California’s Stem Cell Agency Considers “Editing” Human Embryos

Biopolitical Times
CIRM Gene Editing promotional poster. On the left side of the text is a dynamic double helix spinning downward.

A committee of California’s state stem cell agency met on February 4 to consider whether it should fund genetic editing of human embryos, and if so, whether such experiments require any change of its rules or regulations.

Back in 2004, 59% of Californians voted to allocate $3 billion of public money to establish the California Institute for Regenerative Medicine (CIRM), persuaded by promises that stem cell-based cures were imminent, and by frustration about the Bush administration’s restrictions on federal funding of techniques that destroyed human embryos. Now, as CIRM considers whether to underwrite research involving the genetic modification of human embryos, decisions at the federal level are again playing a role. National Institutes of Health director Francis Collins said in April 2015 that it won’t fund such research because “altering the human germline in embryos for clinical purposes….has been viewed almost universally as a line that should not be crossed.”

CIRM’s mandate to support research that can’t be federally funded was mentioned several times during the February 4 Standards Working Group meeting. According to CIRM staffer Geoff Lomax, current agency regulations allow research using human embryos, but prohibit their reproductive use. Much of the discussion at the meeting focused on identifying questions that new gene editing techniques raise about the conduct of such research. The resulting list of issues includes whether the research should be funded at all, and if so, how the use of modified embryos to initiate a pregnancy could be prevented. New considerations about informed consent from people donating gametes and embryos for research were also raised. As a next step, a subcommittee will examine the identified issues and draft recommendations that the Standards Working Group will consider and then pass on to CIRM’s governing board.

The meeting was live-streamed, but the audio quality was so poor that remote participation was quite challenging. David Jensen’s California Stem Cell Report coverage of the meeting here and here includes the complete list of identified questions as provided by CIRM. An account by Kevin McCormack, CIRM's Senior Director of Public Communications and Patient Advocate Outreach, can be found here. And writing at Stat, Charles Piller put CIRM’s deliberations in a broader policy context.

Having attended the meeting, three points stand out for me as takeaways:

  • On the final panel of the day, Charis Thompson raised key issues about CIRM’s ethical and social responsibilities. Her invited presentation included reminders that CIRM is mandated to serve not only patients with unmet medical needs, but also the taxpayers and voters of California; that disability justice experts as well as patient advocates should be consulted about gene editing directions; that CIRM should ensure that the work it funds does not exacerbate health disparities; and that if evidence of health disparities or eugenic trends emerges, “real consequences” must ensue.  She concluded by saying that “It is not `anti-science’ to note that historically, slopes are indeed slippery,” and that “California deserves – and can have – both the best science and the best ethics.”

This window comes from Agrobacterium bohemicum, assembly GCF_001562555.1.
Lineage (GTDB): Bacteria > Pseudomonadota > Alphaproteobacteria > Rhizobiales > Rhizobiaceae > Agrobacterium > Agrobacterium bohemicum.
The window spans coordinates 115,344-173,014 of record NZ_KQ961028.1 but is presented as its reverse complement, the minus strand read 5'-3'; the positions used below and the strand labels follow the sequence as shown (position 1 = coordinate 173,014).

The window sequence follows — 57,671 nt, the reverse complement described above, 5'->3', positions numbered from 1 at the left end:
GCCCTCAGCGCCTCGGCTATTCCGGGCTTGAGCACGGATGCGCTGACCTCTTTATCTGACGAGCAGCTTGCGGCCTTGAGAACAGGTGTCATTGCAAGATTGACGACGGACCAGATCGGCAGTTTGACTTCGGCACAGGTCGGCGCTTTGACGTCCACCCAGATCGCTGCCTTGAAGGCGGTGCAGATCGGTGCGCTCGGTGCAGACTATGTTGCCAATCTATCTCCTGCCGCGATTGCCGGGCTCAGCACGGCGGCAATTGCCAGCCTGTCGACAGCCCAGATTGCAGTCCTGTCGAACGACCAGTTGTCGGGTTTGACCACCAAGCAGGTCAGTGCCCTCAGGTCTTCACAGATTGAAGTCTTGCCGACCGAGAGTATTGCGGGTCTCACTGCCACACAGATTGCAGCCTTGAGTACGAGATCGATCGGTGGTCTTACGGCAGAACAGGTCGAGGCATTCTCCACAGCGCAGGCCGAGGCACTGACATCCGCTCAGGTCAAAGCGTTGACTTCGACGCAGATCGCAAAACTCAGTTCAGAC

• Jeff Sheehy, a member of both the Standards Working Group and CIRM’s governing board, is quite concerned about the following prospect: CIRM might decide to fund research involving the genetic modification of human embryos but then have little recourse if grantees used other funds to initiate a pregnancy. “Where does our reach start and end?,” he asked. “Does it start at the purpose of the proposed research? Do we just say you can’t implant?” Sheehy suggested that if CIRM approves any grants for research that would produce modified human embryos, it include as a contractual requirement that those embryos cannot be used to initiate a pregnancy, whatever the funding source for that final (and trivial) step.  
  • Finally, an unsettling (if unsurprising) note about David Baltimore, who has played an influential role in the current controversy about germline gene editing and who chaired the organizing committee for last December’s International Summit. In previous comments about human gene editing, Baltimore has talked about responsible science; at the CIRM meeting, he came out explicitly in support of human germline modification. In his invited presentation, he said – as if this were a matter of scientific fact – that the desire for biologically related children is genetically hard-wired. He acknowledged that people at risk of transmitting genetic disease can already almost always have unaffected children in a variety of ways, and that therefore germline gene editing would at best benefit very few. But, he continued, "there are circumstances where it is the only opportunity for doing what a patient wants....To me, that’s sufficient reason to bring it to clinical use."

Composite image via CIRM and National Academies.

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